Examining the Risk Factors Associated with Multiple Sclerosis


Current evidence suggests that MS may be largely preventable. Understanding the mechanism, timing, and impact of risk factors will aid the development of prevention strategies.4

Table 1: Types of MS


Clinical Disease Course

Relapsing/Remitting Multiple Sclerosis (RRMS)


  • Most common type (approximately 85% of cases)
  • Discrete attacks that evolve over days to weeks, followed by some partial to complete recovery over weeks to months.
  • No worsening neurological function between attacks
  • Can be a precursor of SPMS
  • Mean age of onset, 30 years old

Secondary Progressive Multiple Sclerosis (SPMS)

  • Initial relapses, followed by gradual, steady neurological deterioration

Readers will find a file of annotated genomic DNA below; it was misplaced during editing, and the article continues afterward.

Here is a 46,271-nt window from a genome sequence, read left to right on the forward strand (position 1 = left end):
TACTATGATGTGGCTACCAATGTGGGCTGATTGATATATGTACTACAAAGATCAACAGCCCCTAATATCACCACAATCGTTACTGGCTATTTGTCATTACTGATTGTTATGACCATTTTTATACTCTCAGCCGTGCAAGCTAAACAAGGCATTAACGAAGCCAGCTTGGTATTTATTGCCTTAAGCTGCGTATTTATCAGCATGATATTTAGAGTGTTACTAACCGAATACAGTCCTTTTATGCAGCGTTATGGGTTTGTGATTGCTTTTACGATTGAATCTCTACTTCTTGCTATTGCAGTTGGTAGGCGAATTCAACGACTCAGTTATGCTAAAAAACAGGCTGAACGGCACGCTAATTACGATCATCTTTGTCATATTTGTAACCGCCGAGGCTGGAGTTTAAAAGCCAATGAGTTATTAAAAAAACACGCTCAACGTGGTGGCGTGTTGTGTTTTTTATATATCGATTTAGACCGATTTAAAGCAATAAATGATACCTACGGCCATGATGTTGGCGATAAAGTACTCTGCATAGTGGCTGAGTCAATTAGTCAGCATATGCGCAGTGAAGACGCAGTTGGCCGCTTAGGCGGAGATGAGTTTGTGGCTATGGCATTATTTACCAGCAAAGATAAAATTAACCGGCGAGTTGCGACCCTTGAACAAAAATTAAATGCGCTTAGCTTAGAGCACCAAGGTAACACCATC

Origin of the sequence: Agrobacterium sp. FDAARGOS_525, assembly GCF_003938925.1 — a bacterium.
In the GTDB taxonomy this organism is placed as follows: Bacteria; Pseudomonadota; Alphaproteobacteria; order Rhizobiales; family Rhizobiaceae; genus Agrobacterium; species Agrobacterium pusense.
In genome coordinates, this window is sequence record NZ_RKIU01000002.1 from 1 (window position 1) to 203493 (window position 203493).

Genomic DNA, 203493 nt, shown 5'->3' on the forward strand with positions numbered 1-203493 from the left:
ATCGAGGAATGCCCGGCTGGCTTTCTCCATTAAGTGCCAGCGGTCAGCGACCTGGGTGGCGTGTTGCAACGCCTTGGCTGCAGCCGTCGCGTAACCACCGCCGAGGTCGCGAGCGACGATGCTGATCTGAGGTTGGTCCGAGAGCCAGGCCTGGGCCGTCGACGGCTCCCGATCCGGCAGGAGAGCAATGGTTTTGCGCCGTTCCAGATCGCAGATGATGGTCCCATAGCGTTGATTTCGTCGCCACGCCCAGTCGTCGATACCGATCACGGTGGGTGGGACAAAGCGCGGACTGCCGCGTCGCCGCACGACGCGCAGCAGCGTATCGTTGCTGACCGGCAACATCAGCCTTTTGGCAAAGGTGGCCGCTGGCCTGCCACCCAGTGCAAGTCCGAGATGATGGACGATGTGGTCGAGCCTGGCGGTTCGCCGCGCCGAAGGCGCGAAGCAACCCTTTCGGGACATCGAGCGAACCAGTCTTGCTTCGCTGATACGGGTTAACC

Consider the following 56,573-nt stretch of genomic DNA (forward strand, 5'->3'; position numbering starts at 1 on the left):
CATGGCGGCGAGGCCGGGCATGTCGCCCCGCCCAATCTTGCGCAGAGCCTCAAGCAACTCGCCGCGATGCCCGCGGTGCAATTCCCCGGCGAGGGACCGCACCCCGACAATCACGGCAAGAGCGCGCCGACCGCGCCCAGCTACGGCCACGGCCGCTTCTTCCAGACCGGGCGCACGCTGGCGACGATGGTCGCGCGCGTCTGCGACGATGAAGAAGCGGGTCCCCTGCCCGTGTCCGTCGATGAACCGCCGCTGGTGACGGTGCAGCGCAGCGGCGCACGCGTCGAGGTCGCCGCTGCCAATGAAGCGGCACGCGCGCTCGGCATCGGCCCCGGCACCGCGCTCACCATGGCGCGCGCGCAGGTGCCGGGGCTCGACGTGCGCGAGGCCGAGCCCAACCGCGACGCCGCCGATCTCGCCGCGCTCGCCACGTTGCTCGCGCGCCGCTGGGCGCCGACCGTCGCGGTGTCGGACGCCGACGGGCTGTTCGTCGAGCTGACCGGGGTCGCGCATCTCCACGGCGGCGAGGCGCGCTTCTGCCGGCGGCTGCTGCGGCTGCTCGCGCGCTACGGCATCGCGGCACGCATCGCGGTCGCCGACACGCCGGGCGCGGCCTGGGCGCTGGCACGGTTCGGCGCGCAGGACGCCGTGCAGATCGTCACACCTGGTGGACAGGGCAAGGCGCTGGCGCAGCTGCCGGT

• Not associated with acute attacks.

Primary Progressive Multiple Sclerosis (PPMS)


  • Less common (approximately 10% to 15% of the MS population)
  • Rapid disease progression
  • No relapsing patterns
  • Mean age of onset 40 years old
Progressive Relapsing Multiple Sclerosis (PRMS)  

  • Steady functional decline from disease onset
  • Later superimposed acute attacks.
  • Sometimes indistinguishable from PPMS during early stages until relapses occur

Loma and Hyman, 20111
Tremlett et al, 200920
Koch et al, 200921
Koch et al, 201022
Lublin et al, 201423